Why install aftermarket mufflers on your motorcycle? For the same reason you double your quarter pounder; it’s better that way.
All joking aside, there are a handful of reasons that folks to remove their stock motorcycle mufflers and replace them with aftermarket parts. From a bike repair after an OEM muffler has been damaged or worn out, to the rider looking to upgrade with premium (and weight-saving) materials for performance, the fact of the matter is that replacing mufflers is a common modification. So let's get into it.
Step 1: Read the instructions!
DISCLAIMER: Legal in California only for racing vehicles which may never be used, or registered or licensed for use upon a highway.
Earning an engineering degree is tough for a reason. It takes a ton of knowledge and skill to make something as complex as a motorcycle perform the way that it does. Parts of your motorcycle exist as they do for a reason (even if we don’t always like that reason), so diving right in without really understanding what you are doing is never a good idea. While this step-by-step aims to give you the broad strokes of the process, it is not a substitute for your factory service manual, or the manual that will come with your new aftermarket muffler. Read them both!
Note: sometimes the installation of a new, non-factory motorcycle muffler will differ from the process of removing the muffler, so pay attention to differences in between the factory and aftermarket manuals.
Step 2: Loosen the connection joint
Your motorcycle muffler will connect to your head pipes in one of a handful of ways. On our BMW F 800, the muffler is secured with a spring-hook system. On your bike, you might be looking at a standard band clamp or gasketed flange. The method differs between bike makers, models, and years, so it is likely that your connection looks somewhat different than is shown here. Regardless, this is the point where you would want to loosen that connection to prepare the mufflers for removal.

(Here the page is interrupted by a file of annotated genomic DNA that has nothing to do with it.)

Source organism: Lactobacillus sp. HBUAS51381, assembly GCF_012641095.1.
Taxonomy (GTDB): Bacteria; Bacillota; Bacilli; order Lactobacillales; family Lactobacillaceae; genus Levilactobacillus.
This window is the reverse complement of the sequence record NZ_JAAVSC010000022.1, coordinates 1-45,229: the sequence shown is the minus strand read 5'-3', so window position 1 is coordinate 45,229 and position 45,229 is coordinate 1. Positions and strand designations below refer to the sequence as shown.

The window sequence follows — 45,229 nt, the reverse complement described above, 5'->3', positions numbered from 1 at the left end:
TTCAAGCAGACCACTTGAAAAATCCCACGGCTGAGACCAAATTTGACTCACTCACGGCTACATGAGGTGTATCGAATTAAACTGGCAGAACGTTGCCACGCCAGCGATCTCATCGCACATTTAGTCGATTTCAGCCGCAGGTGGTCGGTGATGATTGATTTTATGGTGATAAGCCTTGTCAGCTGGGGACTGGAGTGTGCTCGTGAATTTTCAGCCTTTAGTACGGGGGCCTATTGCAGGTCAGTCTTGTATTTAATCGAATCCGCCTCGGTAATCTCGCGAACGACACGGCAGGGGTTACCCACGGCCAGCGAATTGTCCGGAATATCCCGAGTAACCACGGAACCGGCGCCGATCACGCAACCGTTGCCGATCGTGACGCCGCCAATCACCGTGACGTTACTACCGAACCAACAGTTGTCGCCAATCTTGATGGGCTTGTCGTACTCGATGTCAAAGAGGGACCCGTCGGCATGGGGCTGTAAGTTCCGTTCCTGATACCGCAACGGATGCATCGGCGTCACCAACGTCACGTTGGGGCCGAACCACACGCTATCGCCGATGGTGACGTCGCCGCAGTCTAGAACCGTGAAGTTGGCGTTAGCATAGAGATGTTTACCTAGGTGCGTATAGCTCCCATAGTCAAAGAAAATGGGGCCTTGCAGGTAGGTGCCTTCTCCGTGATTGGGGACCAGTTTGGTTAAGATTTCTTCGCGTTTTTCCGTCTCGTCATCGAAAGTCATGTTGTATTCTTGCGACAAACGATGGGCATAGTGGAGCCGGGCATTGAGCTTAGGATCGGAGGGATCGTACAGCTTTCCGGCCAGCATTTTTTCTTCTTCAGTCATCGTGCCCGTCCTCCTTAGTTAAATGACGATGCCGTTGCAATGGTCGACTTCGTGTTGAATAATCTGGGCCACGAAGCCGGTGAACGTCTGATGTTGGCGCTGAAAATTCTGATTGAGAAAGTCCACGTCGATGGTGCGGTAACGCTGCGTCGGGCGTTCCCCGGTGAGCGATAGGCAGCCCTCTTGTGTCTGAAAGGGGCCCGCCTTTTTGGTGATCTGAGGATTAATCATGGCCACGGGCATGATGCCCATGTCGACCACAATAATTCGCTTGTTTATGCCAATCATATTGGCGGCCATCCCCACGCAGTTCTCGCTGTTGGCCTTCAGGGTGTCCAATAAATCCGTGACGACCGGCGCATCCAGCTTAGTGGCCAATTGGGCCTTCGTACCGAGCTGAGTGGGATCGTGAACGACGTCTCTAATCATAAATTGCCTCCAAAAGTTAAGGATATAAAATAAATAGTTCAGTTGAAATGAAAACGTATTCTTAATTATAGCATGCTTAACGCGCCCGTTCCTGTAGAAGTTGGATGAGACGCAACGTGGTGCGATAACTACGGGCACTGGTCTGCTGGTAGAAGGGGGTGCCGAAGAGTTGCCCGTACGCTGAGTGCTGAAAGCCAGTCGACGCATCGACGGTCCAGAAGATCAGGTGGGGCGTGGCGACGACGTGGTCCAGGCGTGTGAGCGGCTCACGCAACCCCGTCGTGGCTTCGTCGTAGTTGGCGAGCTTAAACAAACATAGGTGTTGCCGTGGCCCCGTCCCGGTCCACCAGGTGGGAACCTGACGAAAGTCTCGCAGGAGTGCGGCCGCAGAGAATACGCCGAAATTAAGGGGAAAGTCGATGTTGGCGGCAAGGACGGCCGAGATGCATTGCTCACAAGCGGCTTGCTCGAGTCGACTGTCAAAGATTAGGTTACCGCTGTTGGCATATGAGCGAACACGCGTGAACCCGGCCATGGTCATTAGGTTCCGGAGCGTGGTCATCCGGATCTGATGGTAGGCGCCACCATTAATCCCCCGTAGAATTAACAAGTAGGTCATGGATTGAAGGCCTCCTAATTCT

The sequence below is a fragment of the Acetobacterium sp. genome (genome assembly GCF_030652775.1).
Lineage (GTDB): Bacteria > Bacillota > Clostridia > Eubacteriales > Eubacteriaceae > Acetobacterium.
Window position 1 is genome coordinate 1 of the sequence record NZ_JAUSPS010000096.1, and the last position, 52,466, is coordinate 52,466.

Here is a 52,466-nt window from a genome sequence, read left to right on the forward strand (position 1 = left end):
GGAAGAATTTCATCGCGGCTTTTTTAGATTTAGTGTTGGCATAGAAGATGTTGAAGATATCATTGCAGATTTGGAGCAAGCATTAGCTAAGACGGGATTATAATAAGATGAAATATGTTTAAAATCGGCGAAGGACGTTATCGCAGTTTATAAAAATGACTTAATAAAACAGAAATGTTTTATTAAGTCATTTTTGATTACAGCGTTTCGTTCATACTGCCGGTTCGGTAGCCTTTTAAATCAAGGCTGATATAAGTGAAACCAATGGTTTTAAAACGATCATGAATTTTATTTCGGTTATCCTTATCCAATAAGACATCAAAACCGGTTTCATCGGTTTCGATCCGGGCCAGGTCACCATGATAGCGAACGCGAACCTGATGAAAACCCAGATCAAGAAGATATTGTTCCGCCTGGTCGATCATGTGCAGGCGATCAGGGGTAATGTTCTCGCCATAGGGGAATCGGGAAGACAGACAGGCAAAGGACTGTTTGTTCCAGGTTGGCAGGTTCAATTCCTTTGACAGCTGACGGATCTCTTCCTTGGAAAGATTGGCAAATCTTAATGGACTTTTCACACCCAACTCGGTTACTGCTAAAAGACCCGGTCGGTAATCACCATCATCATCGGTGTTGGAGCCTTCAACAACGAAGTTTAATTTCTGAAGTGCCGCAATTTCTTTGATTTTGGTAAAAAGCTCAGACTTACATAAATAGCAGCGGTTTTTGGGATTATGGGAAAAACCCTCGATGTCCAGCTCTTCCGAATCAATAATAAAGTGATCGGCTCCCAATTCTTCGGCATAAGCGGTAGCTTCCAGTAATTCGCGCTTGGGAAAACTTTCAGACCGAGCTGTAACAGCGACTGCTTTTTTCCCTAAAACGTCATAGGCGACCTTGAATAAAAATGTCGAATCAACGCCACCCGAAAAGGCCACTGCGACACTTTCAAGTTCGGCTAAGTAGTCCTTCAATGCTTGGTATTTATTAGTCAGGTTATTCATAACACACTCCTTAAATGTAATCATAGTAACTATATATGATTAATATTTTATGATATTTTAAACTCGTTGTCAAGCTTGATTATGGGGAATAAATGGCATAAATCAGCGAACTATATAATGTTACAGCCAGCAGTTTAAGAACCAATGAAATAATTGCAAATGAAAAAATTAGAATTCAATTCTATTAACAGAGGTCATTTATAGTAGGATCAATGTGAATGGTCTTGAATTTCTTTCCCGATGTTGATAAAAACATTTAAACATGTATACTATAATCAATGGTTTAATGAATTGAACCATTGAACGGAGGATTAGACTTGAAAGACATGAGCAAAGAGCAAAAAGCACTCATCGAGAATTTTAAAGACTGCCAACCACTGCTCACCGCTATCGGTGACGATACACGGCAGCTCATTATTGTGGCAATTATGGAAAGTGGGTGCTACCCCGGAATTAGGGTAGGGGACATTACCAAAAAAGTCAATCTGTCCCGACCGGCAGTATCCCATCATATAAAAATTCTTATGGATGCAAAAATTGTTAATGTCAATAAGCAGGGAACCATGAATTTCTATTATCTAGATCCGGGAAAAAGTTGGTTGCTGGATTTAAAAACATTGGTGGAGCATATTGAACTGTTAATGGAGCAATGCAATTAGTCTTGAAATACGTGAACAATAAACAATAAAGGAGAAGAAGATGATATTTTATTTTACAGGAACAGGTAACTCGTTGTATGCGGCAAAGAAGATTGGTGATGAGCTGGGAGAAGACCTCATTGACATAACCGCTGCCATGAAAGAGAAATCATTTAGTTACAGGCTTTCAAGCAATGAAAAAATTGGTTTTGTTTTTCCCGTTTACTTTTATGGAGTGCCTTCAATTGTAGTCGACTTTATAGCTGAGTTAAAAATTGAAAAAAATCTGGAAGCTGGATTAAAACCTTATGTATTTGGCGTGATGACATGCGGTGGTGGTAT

Step 3: Loosen the muffler bracket
As with the connection joint, the muffler brackets will vary depending on the motorcycle you are working on. On the F 800, the muffler is held in place with a torx bolt. Again, it’s probable that your setup will look somewhat different, but the basic principle remains the same. Regardless of how your muffler bracket is constructed, it is there to support the weight of the muffler and keep it from causing a ruckus by rattling around.
The main thing you want to keep in mind is to adequately support the muffler can as you are loosening the bracket. As the bracket loosens, the muffler itself can flop around a bit and bang up things that you don’t really want to bang up.
Protip: A tidy shop is a low-stress shop. Be diligent with keeping track of where you put the parts you are removing. Place fasteners some place where you will not lose them!
Step 4: Remove the muffler from the motorcycle
They call them “slip-ons” for a reason. In theory, mufflers should behave in exactly that way. However, as with most things in this world, they do not always behave as advertised. Every now and then when removing mufflers, you may have to exert a little bit of force to get them to dislodge from the home that they have become well acclimated to over the miles.
There is a fine line here, though. At this point your mufflers are still attached to your headers, and your headers are attached directly to your engine. Disturbing these too much can lead to issues with the gaskets, or worse, you could damage a cylinder head (which would suck). Be judicious with the force applied and if you feel like you are yanking a little too hard, stop and verify that all attachments are actually fully removed.
Step 5: Slide the new muffler over the exposed header pipe
At this point, you are basically going to start doing the steps that you have already completed, just in reverse, and perhaps with a minor variation or two. When connecting a new muffler to your motorcycle's head pipe, the number one rule is to proceed carefully! These pieces are designed with precision, so you should not be jamming or slamming things into place. If you find yourself struggling mightily to make something fit, you are likely doing it wrong.
Step 6: Secure the new muffler